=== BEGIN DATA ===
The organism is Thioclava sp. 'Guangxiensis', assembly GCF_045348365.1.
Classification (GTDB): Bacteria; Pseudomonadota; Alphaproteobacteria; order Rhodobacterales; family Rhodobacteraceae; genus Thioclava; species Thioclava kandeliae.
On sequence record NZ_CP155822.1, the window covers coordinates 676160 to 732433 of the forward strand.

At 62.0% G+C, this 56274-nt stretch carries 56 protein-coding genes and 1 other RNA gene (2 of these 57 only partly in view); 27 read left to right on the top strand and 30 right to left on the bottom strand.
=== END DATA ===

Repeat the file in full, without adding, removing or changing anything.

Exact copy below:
The organism is Thioclava sp. 'Guangxiensis', assembly GCF_045348365.1.
Classification (GTDB): Bacteria; Pseudomonadota; Alphaproteobacteria; order Rhodobacterales; family Rhodobacteraceae; genus Thioclava; species Thioclava kandeliae.
On sequence record NZ_CP155822.1, the window covers coordinates 676160 to 732433 of the forward strand.

At 62.0% G+C, this 56274-nt stretch carries 56 protein-coding genes and 1 other RNA gene (2 of these 57 only partly in view); 27 read left to right on the top strand and 30 right to left on the bottom strand.